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over the next decade. >> rose: did you bring different skill sets to the task. >> yes, jared is a much better writer than i am and i am a better technologist. >> and our daughter went with us to korea and served as our editor. >> th the new digital age, the title, where did that begin? with the internet? is it now just simply getting up to speed are we seeing it in its infancy or is -- >> we talked on this show before about moore's law and the changes in technology, and moore's law has another five, ten years to go and that's the doubling of performance every two years. and that means the technology falls in price very dramatically and the communications revolution so this is going to go on for a while, the other data point is the 6 billion people have mobile phones of which perhaps a billion are smart phones, and this new generation of smart phones are much, much cheaper than the ones we are all using today, as prices come down, those people
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will want it as well. and when they get a browser, think about it all of a sudden they will have access in their own language all of the world's information, all of the entertainment, all of the ideas, all of the books, all in one place, for them it is a eureka moment. >> rose: what will they do with it and what does it mean to are for the rest of us. >> they will be busy educating themselves, entertaining themselves, the same we do today. >> in developing countries they have a corrupt police force and other problems we don't have, they don't get services because the government is inept, they can use this to solve problems but the biggest change is the consciousness and motivation and their wanting to improve things which will put pressure on their governments and what is interesting to this point, charlie, we were in myanmar and they have less than one percent of its population connected to the internet yet everybody has heard of it so what we realized from that trip is when you think about the next 5 billion people connecting they are actually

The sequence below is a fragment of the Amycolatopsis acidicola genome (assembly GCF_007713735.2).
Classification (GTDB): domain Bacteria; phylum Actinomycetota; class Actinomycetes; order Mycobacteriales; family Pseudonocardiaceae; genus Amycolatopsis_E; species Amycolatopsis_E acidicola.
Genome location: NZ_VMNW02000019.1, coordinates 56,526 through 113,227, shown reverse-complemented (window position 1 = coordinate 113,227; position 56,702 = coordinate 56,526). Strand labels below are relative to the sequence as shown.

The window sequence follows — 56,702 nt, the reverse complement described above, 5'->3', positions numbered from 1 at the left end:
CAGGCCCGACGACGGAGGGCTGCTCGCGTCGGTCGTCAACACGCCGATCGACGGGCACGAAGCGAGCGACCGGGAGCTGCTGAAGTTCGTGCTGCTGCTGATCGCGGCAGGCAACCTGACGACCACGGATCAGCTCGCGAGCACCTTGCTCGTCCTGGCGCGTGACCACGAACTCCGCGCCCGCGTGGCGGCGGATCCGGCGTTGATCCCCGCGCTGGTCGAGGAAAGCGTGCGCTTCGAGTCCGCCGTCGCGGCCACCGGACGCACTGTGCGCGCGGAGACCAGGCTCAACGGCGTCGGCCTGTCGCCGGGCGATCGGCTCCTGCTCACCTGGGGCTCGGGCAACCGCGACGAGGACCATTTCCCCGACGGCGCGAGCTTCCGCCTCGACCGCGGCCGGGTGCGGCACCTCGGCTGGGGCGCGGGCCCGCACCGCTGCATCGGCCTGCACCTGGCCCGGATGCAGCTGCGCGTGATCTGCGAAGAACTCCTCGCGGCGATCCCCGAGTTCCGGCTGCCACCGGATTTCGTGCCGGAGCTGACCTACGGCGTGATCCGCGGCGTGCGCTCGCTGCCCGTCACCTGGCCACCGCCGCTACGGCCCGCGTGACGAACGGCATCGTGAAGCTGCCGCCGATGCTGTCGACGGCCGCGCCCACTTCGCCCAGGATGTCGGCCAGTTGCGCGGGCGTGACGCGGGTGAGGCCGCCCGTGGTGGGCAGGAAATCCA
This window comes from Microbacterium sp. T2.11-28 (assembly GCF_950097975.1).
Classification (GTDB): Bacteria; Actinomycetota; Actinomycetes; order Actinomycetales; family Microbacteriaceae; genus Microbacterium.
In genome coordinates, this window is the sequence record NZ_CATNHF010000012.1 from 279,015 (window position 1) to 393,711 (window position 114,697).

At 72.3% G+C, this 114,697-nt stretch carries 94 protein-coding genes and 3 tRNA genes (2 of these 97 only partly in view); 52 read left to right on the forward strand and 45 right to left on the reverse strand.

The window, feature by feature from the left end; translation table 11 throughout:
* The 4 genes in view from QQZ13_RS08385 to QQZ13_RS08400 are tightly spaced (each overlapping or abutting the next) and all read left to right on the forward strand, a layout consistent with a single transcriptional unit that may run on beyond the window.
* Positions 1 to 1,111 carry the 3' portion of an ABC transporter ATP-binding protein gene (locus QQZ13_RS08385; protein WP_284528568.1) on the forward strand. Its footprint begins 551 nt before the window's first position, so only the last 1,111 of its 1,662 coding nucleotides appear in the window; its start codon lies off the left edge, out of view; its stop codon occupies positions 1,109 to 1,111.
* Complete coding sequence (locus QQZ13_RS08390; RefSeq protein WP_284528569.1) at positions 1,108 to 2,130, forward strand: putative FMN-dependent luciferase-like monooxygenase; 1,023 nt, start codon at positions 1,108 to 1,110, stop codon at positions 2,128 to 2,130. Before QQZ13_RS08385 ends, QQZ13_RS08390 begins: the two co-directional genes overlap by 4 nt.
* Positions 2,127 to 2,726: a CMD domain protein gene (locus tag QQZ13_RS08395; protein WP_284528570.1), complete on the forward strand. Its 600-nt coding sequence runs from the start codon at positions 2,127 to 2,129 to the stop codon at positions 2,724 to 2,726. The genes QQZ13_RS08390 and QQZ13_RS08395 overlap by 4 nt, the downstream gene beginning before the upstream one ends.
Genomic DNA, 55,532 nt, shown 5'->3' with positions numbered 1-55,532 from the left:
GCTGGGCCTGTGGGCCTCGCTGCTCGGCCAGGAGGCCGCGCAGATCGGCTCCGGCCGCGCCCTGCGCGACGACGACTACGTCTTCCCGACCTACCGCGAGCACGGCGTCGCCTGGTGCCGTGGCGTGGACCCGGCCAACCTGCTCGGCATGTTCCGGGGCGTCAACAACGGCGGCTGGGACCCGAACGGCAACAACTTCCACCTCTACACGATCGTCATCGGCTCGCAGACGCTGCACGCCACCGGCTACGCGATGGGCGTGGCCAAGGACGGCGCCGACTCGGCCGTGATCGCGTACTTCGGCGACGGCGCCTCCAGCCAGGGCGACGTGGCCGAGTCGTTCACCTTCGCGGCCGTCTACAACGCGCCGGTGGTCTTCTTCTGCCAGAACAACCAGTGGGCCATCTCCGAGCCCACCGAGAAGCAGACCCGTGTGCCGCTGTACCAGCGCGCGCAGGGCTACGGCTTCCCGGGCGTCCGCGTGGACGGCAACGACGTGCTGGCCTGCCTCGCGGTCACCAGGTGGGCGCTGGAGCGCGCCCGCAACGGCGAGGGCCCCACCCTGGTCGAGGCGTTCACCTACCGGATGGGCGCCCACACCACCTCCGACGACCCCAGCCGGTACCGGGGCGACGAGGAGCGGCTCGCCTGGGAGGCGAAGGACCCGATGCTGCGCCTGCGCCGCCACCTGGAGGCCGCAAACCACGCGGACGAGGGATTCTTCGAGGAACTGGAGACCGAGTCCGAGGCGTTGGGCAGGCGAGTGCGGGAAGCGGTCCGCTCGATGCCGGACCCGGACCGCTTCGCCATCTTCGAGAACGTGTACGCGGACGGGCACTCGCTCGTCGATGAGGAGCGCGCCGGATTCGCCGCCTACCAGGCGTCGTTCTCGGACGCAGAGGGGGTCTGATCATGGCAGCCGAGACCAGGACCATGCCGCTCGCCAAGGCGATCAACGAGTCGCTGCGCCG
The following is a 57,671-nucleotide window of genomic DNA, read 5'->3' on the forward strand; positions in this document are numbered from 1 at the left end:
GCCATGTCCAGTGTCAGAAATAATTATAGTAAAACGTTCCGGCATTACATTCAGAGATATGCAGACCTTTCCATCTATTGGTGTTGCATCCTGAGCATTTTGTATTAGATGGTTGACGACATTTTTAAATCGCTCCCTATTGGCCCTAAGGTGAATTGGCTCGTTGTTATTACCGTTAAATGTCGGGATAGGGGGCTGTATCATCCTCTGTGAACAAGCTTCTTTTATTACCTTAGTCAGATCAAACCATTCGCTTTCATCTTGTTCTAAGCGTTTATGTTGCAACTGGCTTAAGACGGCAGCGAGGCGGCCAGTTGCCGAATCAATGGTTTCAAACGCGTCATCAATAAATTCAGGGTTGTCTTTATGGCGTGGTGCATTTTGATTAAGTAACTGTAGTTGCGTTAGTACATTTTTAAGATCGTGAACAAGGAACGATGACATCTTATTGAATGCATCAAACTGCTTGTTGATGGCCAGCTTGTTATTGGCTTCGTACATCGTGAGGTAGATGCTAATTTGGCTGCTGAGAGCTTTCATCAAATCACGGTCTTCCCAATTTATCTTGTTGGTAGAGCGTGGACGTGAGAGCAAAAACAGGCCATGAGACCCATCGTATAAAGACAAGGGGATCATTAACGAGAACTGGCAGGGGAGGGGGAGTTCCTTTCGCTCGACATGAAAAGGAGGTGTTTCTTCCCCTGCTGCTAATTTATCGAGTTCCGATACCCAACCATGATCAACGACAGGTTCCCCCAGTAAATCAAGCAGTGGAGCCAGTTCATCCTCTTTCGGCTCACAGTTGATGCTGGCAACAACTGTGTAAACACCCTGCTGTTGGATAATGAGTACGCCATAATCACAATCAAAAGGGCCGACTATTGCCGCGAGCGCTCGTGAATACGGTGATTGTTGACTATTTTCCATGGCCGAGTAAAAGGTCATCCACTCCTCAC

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going to understand the internet as a set of values and as an idea but they are ever going to experience it as a user and as a resource. and that is powerful, north korea which only has one advertise n the whole country which is a car ad at the airport is the only country where the internet has not actually permeated the advertising market. and so it is the only exception to this observation. >> rose: so the idea of the new digital age, the new thing that is happening is the empowerment of individuals, we have never had this shift of empowerment to billions of people before, as this shift of empowerment occurs you have the good people being he empowered but also the bad people being empowered and in particular you have issues like the government being disempowered. >> and that sets up the tensions over the next few -- >> rose: that's what i want to get out of this. all of the things it is doing for us there are red flags you have to raise. talk about north korea, you went there with bill richardson were you on the trip? >> yes. >> north korea is a very strange place. in one sense it is a pretty city, the people were busy going to work, but on the other sense,
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the sense that we got of no doubt, they were absolutely convinced what they were saying is right and the concept of another choice seemed impossible. we described pyongyang as a broadway play that the government puts on for foreigners and for the rest of the population it is more like the truman show to use a different example but what is different is behind all of the staging and behind all of the actors whether in the subway or at the university, they did actually give us a glimpse into what the technological proper looks like, so we went to the korea computer center for instance and what we learned is, the country is wifi capable they just haven't extended it, phones are 3 g capable, they just don't make data available for the population, they have 3-d television, they have unfiltered internet in some locations, it is kind of the ultimate example of digital corruption in the sense that there actually is a lot that is technological impossible it is all hogged but the unelected few. >> and i am under the impression that several years ago it was a